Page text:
- Reading about the sorts of information that these “smart” meters provide sparked my curiosity to see what types of information my current energy supplier/meter (Dominion) provide me in my online account interface.
- What I found that was provided in the online interface is shown below:
- Monthly and daily overall usage in kilo-Watt-hours. A graph is also provided that enables me to compare my current month’s energy usage with previous years.
- Dominion also has a tool in their online system that claims that you’re able to “analyze your energy usage.” However, this tool was not working when I just logged in to check it, so I’ll have to check back at a later date to see what it offers.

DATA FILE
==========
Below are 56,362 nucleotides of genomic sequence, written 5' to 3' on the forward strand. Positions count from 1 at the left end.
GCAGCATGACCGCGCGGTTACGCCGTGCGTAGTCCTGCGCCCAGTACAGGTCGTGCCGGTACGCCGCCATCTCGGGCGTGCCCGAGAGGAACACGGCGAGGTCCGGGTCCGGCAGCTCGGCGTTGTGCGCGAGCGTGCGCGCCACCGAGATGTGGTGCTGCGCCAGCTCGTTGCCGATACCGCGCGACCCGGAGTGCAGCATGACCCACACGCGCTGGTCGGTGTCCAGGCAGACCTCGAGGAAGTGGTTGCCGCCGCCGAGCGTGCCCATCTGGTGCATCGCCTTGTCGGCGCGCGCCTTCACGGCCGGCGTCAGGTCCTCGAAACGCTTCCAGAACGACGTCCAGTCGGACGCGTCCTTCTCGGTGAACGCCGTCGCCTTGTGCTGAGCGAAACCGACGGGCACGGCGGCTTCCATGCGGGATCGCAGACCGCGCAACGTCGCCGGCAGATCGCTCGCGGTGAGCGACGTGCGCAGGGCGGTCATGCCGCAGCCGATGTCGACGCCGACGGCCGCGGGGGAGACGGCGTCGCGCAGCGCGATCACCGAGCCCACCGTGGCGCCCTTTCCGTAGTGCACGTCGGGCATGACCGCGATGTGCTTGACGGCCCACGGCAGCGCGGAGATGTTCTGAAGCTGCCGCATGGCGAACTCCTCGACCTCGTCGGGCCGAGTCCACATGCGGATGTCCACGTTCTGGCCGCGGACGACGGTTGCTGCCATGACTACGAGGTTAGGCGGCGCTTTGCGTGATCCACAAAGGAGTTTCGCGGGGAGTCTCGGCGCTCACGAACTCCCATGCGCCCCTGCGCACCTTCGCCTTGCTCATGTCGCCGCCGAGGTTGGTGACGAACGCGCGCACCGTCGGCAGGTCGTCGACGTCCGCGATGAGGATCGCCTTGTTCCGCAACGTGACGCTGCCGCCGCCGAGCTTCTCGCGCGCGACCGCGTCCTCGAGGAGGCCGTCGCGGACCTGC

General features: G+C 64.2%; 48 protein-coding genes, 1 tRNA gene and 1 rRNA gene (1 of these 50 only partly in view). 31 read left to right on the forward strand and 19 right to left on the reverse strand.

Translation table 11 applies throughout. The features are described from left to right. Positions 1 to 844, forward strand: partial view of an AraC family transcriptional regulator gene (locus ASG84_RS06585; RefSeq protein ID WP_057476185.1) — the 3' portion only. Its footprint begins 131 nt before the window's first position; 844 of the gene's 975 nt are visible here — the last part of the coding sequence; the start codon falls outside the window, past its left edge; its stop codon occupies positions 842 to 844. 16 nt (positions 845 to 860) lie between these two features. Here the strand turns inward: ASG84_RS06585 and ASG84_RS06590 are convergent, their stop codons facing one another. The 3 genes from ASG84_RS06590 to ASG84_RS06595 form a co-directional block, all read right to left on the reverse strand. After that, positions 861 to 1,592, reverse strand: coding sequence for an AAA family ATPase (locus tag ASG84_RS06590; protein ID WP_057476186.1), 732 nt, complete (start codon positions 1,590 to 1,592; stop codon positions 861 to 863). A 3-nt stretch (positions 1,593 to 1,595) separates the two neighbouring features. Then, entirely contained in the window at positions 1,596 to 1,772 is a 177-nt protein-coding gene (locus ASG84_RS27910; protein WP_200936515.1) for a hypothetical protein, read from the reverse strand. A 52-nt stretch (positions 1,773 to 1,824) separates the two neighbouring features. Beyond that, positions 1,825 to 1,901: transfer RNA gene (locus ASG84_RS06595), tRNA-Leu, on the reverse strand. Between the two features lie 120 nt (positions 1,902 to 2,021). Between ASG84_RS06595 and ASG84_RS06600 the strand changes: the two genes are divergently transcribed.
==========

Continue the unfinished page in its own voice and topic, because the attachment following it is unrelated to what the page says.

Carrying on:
- And, that’s about it…So, there was really nothing on the site (at the current time) that told me anything super-beneficial for how to better save energy.
- In addition, Dominion did offer several “green” energy programs. One was a Smart Cooling Rewards program, where you allow Dominion to cycle on and off your A/C during the hottest summer months to help them meet the energy demands. In exchange for this, they’ll give you $40 per summer. Some other cool programs they have are offering free in-home energy reduction assessments to low-income families and providing discounts at select retailers for customers buying energy-efficient light fixtures.
- Unfortunately, none of these programs facilitate the analysis of my current energy usage, but every initiative helps!
***Photo courtesy of http://farm4.static.flickr.com/3655/3338776771_22e2442958.jpg